By now you’ve probably realized that nothing in life is free. You can’t just go to the store and take a bottle of shampoo or a loaf of bread. If you’re lucky, there might be a buy-one, get-one free deal. But that still requires you to buy something.
Even things you receive for free, someone had to buy, and I don’t just mean gifts. The roads you drive on, the surgery that insurance covers, your elementary education, all of this is paid for by someone, somehow.
When President Barack Obama said in his State of the Union address on Jan. 20 that he wants to provide free community college tuition, there was, of course, a catch. It would mean increasing taxes on upper class Americans to cover the bill, according to CNN.
In a way, this proposal is trying to add two more years onto “free” education in the U.S. It leaves me to question that, if this passes, would it make those two years of college less valuable to employers? Going into the workforce with only a high school degree isn’t generally considered very promising, and job opportunities are limited because virtually everyone in the U.S. is just as educated as you are at that point. By providing free community college, it could create the same stigma.
Now, don’t get me wrong, being more educated is never a bad thing. However, higher education is a privilege, not a right.
People work hard to earn their higher education. Scholarship money can cover much of, or all of, a community college education.
According to The Salt Lake Tribune, students who “enroll at least part-time, maintain a 2.5 GPA, make progress toward their degree and are enrolled in a transferable or high-demand program are eligible for the program.” That seems like a very broad list of qualifications to me. Scholarships already exist to help those who work hard, and there is no need to further generalize those requirements.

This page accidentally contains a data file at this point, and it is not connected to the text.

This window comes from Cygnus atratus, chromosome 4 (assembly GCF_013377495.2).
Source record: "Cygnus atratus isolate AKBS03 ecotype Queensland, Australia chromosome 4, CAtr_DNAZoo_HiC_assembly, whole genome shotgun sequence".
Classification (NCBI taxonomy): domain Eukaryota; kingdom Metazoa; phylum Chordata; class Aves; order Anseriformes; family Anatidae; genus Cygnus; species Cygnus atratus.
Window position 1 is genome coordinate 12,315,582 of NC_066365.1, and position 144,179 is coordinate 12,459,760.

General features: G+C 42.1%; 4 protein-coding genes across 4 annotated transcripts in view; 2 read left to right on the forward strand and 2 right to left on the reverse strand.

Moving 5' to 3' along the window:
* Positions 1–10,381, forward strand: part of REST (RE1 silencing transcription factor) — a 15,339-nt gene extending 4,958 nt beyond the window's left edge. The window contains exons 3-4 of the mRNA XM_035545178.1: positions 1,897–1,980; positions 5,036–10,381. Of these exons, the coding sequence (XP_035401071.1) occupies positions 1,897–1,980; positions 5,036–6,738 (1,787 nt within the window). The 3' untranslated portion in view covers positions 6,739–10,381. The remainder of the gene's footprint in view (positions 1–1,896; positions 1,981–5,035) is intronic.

If you want your college paid for, you need to work hard in high school.
There are countless scholarships offered based on GPA, test scores, community service and more. What motivation is there to maintain a 3.75 GPA when a student who earns a 2.5 GPA is going to receive just as much free education?
But let’s get back to the point that nothing is really free. The U.S. national debt is currently more than $18 trillion, according to www.usdebtclock.org. For Obama to want the government to cover more and more expenses is simply not logical. Our government already doesn’t have enough money.
One of the first things my parents taught me about money was to not spend it if I didn’t have it. Seems pretty simple.
Clearly, our government has a long way to go before our finances are repaired. The last thing we need to do is add another item to our spending list.
Education is valuable and should be taken advantage of to its fullest. We are blessed in the U.S. to have access to so many choices and opportunities in higher education. However, it is not the responsibility of the government to pay for it past a certain point.